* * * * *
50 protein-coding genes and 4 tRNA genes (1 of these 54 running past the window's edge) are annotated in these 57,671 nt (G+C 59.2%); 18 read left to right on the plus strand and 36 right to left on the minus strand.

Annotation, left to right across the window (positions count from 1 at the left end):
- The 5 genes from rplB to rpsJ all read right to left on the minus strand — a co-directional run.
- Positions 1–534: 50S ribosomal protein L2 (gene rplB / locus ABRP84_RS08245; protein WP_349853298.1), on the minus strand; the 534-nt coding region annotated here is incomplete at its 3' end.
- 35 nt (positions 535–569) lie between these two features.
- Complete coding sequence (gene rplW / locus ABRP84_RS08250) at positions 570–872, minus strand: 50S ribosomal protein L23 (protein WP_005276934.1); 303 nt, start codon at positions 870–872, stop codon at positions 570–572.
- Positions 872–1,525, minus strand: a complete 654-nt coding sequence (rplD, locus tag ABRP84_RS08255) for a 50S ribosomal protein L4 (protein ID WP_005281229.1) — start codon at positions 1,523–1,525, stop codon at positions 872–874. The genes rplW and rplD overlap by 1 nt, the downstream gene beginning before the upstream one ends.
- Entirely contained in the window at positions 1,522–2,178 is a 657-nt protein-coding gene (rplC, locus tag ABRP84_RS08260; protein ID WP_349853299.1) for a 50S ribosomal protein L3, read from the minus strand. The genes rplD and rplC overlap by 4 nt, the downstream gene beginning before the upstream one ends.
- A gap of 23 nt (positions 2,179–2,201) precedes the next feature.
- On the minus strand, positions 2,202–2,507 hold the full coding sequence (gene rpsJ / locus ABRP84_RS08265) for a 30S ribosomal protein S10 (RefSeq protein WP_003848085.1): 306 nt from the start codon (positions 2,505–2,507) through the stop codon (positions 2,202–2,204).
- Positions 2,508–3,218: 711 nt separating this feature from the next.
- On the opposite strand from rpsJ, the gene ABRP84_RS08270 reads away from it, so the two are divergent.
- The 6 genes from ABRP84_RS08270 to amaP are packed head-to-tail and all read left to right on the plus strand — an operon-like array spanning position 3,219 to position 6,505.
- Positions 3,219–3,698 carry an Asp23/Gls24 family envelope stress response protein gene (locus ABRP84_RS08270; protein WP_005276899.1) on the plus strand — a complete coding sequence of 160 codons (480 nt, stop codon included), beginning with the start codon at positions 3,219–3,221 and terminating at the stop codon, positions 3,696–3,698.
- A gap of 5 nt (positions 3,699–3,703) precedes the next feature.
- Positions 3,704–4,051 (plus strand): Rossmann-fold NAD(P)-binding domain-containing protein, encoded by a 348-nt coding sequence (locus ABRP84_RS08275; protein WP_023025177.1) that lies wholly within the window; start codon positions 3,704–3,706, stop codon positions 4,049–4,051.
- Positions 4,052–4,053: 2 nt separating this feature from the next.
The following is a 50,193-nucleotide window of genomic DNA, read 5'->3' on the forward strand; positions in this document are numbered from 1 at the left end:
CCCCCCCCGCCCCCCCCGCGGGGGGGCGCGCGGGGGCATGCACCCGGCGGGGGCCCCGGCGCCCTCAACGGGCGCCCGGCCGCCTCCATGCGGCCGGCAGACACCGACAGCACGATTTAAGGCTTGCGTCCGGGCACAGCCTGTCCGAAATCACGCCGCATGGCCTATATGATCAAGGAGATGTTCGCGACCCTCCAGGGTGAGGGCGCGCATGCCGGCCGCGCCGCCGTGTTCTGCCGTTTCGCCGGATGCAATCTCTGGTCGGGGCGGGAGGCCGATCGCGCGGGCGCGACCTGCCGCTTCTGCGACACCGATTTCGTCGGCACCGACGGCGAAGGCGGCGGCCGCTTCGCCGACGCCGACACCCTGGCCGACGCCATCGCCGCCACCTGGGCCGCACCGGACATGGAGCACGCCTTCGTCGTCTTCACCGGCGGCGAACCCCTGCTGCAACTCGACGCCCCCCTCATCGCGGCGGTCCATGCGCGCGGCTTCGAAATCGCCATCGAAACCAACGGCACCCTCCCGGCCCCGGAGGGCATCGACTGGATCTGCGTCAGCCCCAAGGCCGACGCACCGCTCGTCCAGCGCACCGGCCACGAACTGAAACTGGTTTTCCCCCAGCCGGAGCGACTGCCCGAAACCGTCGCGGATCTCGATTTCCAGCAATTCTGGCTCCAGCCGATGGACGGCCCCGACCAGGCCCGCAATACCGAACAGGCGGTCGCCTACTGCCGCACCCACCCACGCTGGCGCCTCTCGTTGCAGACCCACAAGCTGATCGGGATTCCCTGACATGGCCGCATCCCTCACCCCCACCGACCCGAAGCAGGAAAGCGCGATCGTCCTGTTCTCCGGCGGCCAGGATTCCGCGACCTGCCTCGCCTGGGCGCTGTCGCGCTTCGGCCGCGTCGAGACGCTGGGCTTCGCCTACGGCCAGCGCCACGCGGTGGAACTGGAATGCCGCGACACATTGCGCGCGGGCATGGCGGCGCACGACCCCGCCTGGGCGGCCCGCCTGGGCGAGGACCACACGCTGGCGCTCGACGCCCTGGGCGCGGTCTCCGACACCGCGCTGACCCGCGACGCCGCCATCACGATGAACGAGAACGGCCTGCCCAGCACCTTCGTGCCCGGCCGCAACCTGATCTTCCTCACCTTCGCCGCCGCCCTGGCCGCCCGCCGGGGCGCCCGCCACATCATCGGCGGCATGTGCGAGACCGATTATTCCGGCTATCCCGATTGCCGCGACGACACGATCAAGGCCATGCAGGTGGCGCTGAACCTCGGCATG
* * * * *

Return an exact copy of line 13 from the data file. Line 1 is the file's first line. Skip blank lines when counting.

- The 6 genes from ABRP84_RS08270 to amaP are packed head-to-tail and all read left to right on the plus strand — an operon-like array spanning position 3,219 to position 6,505.